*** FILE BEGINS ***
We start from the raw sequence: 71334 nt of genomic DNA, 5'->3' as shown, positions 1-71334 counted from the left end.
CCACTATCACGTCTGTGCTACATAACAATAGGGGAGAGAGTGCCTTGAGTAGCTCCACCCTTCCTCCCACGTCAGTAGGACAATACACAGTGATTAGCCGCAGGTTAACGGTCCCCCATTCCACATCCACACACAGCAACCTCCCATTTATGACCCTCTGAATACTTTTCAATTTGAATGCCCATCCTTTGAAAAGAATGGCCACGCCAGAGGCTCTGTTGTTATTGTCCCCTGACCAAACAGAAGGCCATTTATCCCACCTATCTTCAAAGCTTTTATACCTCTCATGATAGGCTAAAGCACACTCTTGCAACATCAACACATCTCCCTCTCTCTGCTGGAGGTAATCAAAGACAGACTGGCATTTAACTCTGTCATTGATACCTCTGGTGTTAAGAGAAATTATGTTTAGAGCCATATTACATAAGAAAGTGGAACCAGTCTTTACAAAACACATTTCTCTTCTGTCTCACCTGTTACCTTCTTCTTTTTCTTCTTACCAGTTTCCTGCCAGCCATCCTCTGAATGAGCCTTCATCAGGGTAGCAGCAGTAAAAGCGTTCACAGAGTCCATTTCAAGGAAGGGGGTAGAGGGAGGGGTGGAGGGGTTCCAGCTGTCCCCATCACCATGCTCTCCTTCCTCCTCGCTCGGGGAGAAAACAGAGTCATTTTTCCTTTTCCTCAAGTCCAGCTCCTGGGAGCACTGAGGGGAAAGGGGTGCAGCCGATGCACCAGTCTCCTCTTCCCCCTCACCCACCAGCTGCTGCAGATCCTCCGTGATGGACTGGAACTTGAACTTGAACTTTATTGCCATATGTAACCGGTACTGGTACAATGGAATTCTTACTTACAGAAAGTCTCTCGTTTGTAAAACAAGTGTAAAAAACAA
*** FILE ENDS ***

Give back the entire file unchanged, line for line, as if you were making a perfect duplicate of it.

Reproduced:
We start from the raw sequence: 71334 nt of genomic DNA, 5'->3' as shown, positions 1-71334 counted from the left end.
CCACTATCACGTCTGTGCTACATAACAATAGGGGAGAGAGTGCCTTGAGTAGCTCCACCCTTCCTCCCACGTCAGTAGGACAATACACAGTGATTAGCCGCAGGTTAACGGTCCCCCATTCCACATCCACACACAGCAACCTCCCATTTATGACCCTCTGAATACTTTTCAATTTGAATGCCCATCCTTTGAAAAGAATGGCCACGCCAGAGGCTCTGTTGTTATTGTCCCCTGACCAAACAGAAGGCCATTTATCCCACCTATCTTCAAAGCTTTTATACCTCTCATGATAGGCTAAAGCACACTCTTGCAACATCAACACATCTCCCTCTCTCTGCTGGAGGTAATCAAAGACAGACTGGCATTTAACTCTGTCATTGATACCTCTGGTGTTAAGAGAAATTATGTTTAGAGCCATATTACATAAGAAAGTGGAACCAGTCTTTACAAAACACATTTCTCTTCTGTCTCACCTGTTACCTTCTTCTTTTTCTTCTTACCAGTTTCCTGCCAGCCATCCTCTGAATGAGCCTTCATCAGGGTAGCAGCAGTAAAAGCGTTCACAGAGTCCATTTCAAGGAAGGGGGTAGAGGGAGGGGTGGAGGGGTTCCAGCTGTCCCCATCACCATGCTCTCCTTCCTCCTCGCTCGGGGAGAAAACAGAGTCATTTTTCCTTTTCCTCAAGTCCAGCTCCTGGGAGCACTGAGGGGAAAGGGGTGCAGCCGATGCACCAGTCTCCTCTTCCCCCTCACCCACCAGCTGCTGCAGATCCTCCGTGATGGACTGGAACTTGAACTTGAACTTTATTGCCATATGTAACCGGTACTGGTACAATGGAATTCTTACTTACAGAAAGTCTCTCGTTTGTAAAACAAGTGTAAAAAACAA